Philadelphians Save Homes from Civil Forfeiture Machine but Continue Legal Fight Over City’s Unconstitutional Program

J. Justin Wilson
J. Justin Wilson · December 18, 2014



PHILADELPHIA—Today, Philadelphia’s Office of the District Attorney agreed to dismiss its civil-forfeiture proceedings against the family homes of Christos Sourovelis and Doila Welch. The dismissals mean that both families will no longer have to worry about losing their homes as they head into the holidays.

Since August, Christos and Doila have been embroiled in a legal battle with the city over its unprecedented use of civil forfeiture to seize the homes and personal property of thousands of Philadelphians without ever charging the owners with a crime. Both Christos and Doila are named plaintiffs in the federal, class-action lawsuit that seeks to end Philadelphia’s shocking system of seizing nearly $6 million in property from its citizens each year and using that money to pad law-enforcement budgets.

Although Christos and Doila’s individual, state-level civil-forfeiture proceedings have been dismissed, they will continue to lead the federal, class-action legal challenge to Philadelphia’s entire civil-forfeiture scheme.

“After months of uncertainty, my family can finally rest easy knowing that our home is our home again,” said Christos. “I’ve lived in Philadelphia for over 30 years. I never thought it was possible for the police to just show up at my doorstep without notice and take my house when I’ve done nothing wrong. But that’s exactly what happened to me and my family—and we’re not alone. That’s why we’re going to keep fighting for everyone still trapped in Philadelphia’s civil forfeiture nightmare.”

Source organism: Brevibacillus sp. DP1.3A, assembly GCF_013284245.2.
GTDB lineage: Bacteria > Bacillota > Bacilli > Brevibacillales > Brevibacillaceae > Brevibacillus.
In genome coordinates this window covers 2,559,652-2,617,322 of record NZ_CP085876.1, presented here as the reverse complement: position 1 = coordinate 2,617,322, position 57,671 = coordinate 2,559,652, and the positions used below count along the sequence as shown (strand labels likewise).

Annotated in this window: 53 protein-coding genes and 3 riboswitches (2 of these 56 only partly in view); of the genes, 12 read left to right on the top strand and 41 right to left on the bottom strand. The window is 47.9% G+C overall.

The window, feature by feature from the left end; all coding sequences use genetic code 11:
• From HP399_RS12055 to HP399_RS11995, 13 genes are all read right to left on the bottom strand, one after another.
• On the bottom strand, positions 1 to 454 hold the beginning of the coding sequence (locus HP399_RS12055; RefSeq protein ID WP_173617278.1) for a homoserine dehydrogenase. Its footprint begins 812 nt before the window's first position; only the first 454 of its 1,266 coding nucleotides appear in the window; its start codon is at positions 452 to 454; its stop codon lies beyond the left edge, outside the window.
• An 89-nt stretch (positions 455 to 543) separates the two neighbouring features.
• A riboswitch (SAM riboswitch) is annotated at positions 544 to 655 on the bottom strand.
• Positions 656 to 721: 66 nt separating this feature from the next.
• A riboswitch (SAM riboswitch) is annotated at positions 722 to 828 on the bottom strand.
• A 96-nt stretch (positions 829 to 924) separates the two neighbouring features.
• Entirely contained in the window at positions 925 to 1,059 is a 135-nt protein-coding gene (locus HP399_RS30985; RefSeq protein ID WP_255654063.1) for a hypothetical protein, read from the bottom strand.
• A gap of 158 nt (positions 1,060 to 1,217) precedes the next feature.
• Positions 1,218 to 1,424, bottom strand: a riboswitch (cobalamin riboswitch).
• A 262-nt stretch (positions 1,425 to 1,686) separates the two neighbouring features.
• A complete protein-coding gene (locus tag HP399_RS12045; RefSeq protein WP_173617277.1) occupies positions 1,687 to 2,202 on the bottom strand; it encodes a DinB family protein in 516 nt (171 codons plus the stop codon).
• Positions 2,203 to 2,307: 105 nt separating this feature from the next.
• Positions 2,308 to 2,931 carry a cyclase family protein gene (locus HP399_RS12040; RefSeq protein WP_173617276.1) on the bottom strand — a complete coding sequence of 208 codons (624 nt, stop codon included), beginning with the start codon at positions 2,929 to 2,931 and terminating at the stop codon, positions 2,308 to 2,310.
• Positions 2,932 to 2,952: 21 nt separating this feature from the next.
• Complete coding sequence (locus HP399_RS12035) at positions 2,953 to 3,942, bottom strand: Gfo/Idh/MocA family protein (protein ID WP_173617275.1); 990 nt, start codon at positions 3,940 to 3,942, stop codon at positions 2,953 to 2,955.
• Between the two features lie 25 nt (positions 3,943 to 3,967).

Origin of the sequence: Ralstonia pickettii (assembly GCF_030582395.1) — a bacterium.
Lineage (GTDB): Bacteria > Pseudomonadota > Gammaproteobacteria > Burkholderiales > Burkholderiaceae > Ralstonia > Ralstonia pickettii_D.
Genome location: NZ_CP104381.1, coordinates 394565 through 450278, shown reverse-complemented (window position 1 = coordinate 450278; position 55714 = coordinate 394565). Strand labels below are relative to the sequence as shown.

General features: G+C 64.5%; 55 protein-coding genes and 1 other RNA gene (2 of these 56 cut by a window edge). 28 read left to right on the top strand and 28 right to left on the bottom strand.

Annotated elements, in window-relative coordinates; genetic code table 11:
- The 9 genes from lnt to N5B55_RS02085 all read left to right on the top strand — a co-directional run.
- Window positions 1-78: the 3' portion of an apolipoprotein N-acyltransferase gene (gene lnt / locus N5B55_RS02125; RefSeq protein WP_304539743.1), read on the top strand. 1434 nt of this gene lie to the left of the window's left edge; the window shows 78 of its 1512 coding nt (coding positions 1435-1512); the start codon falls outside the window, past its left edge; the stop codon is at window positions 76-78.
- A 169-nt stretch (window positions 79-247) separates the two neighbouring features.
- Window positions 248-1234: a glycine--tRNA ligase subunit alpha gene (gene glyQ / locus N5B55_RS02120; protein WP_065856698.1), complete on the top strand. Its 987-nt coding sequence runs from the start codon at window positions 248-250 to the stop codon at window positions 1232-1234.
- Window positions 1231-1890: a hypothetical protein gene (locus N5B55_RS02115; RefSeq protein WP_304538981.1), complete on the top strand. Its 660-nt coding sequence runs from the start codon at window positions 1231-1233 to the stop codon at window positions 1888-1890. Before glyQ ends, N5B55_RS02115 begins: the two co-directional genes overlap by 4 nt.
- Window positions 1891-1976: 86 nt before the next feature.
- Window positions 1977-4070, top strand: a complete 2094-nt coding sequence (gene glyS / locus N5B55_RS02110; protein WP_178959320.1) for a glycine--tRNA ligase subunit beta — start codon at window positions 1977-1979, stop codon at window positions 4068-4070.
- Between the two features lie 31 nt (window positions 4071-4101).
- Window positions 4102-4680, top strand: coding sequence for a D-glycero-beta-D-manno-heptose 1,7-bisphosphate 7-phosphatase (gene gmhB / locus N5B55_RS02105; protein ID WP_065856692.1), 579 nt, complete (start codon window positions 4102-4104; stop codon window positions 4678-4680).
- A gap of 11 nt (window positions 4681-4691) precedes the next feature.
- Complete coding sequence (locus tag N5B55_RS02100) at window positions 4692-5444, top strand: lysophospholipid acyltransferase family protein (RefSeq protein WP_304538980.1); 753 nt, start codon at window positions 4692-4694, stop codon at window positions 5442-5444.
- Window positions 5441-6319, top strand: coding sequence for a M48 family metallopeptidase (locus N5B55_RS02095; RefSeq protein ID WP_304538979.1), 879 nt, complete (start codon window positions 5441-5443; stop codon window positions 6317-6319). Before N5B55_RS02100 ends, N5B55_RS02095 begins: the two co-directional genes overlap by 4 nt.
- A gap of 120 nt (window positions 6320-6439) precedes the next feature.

“We are pleased that Christos and Doila’s families will be able to enjoy their homes for the holidays,” said Darpana Sheth, an attorney with the Institute for Justice, which is representing the plaintiffs in their challenge to Philadelphia’s program. “Unfortunately, the same cannot be said for many other Philadelphia families. Philadelphia law enforcement continues to use its system of robo-forfeitures to pad its budgets with millions in unaccountable funds by stripping innocent people of their rights and property.”

Since the lawsuit challenging Philadelphia’s civil-forfeiture scheme was announced on August 12, the case has garnered national attention and has shed much-needed light on a relatively unknown practice that nets billions every year for law-enforcement agencies nationwide. Philadelphia’s program has received critical coverage from sources ranging from The Wall Street Journal editorial board to Last Week Tonight’s John Oliver, who said that “civil forfeiture laws have warped law enforcement priorities and perception and nowhere is that more clear than in Philadelphia.”

The Institute for Justice is leading the fight against civil forfeiture nationwide. To learn more about this case and IJ’s national efforts, visit